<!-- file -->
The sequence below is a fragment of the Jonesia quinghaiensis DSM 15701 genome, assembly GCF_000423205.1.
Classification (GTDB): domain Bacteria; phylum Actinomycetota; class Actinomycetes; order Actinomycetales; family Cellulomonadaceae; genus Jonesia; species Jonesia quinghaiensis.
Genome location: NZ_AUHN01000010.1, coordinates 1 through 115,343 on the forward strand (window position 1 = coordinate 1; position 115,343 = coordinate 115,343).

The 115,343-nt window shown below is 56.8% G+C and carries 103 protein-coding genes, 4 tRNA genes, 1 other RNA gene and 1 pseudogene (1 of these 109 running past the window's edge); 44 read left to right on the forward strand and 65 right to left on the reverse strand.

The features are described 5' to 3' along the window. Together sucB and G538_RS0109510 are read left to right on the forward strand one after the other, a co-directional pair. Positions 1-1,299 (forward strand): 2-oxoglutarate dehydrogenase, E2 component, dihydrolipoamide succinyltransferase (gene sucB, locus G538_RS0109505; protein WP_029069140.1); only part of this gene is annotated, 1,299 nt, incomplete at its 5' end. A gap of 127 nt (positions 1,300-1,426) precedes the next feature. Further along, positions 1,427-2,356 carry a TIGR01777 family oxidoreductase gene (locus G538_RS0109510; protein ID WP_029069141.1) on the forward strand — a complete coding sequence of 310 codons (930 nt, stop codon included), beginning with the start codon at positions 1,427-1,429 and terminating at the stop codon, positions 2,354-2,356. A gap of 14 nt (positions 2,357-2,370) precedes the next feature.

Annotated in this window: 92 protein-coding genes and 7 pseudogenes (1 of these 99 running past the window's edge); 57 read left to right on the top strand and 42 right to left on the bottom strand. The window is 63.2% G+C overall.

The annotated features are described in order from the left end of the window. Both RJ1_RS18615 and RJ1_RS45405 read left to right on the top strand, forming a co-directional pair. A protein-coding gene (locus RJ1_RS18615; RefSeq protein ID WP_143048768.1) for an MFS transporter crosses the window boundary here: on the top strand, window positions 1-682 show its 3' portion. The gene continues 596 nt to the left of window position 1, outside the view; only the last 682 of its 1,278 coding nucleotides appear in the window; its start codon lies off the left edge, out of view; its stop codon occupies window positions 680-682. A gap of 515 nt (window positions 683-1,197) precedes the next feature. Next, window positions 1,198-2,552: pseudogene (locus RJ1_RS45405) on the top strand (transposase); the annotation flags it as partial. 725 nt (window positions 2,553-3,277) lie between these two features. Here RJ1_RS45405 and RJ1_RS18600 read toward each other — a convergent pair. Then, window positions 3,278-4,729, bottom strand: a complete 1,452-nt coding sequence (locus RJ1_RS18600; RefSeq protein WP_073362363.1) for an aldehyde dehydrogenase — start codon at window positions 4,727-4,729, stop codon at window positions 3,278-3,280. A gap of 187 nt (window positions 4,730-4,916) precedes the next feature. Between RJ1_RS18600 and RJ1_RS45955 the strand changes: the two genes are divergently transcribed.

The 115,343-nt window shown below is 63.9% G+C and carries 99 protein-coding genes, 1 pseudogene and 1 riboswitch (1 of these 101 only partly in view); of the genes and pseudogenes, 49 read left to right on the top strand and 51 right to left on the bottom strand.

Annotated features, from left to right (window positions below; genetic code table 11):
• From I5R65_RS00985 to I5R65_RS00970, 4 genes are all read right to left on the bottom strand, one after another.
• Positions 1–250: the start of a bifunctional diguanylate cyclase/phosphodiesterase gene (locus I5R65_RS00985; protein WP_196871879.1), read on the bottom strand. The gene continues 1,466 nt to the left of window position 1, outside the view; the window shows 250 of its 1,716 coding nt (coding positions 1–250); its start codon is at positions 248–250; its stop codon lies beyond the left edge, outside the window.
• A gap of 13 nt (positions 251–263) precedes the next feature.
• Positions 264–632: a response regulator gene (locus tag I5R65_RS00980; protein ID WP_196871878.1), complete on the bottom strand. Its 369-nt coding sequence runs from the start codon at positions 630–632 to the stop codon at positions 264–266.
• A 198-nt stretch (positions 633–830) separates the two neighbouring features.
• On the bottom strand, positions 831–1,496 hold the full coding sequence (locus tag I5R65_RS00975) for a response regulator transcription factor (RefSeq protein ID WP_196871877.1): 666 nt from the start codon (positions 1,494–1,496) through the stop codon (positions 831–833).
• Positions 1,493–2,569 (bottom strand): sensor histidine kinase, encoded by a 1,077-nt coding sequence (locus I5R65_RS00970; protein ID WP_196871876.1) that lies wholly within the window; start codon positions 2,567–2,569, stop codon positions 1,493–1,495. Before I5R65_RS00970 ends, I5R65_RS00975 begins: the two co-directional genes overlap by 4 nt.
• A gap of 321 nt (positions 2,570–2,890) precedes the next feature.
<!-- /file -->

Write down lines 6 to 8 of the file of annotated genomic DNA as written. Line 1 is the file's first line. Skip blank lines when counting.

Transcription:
Annotated in this window: 92 protein-coding genes and 7 pseudogenes (1 of these 99 running past the window's edge); 57 read left to right on the top strand and 42 right to left on the bottom strand. The window is 63.2% G+C overall.

The annotated features are described in order from the left end of the window. Both RJ1_RS18615 and RJ1_RS45405 read left to right on the top strand, forming a co-directional pair. A protein-coding gene (locus RJ1_RS18615; RefSeq protein ID WP_143048768.1) for an MFS transporter crosses the window boundary here: on the top strand, window positions 1-682 show its 3' portion. The gene continues 596 nt to the left of window position 1, outside the view; only the last 682 of its 1,278 coding nucleotides appear in the window; its start codon lies off the left edge, out of view; its stop codon occupies window positions 680-682. A gap of 515 nt (window positions 683-1,197) precedes the next feature. Next, window positions 1,198-2,552: pseudogene (locus RJ1_RS45405) on the top strand (transposase); the annotation flags it as partial. 725 nt (window positions 2,553-3,277) lie between these two features. Here RJ1_RS45405 and RJ1_RS18600 read toward each other — a convergent pair. Then, window positions 3,278-4,729, bottom strand: a complete 1,452-nt coding sequence (locus RJ1_RS18600; RefSeq protein WP_073362363.1) for an aldehyde dehydrogenase — start codon at window positions 4,727-4,729, stop codon at window positions 3,278-3,280. A gap of 187 nt (window positions 4,730-4,916) precedes the next feature. Between RJ1_RS18600 and RJ1_RS45955 the strand changes: the two genes are divergently transcribed.

The 115,343-nt window shown below is 63.9% G+C and carries 99 protein-coding genes, 1 pseudogene and 1 riboswitch (1 of these 101 only partly in view); of the genes and pseudogenes, 49 read left to right on the top strand and 51 right to left on the bottom strand.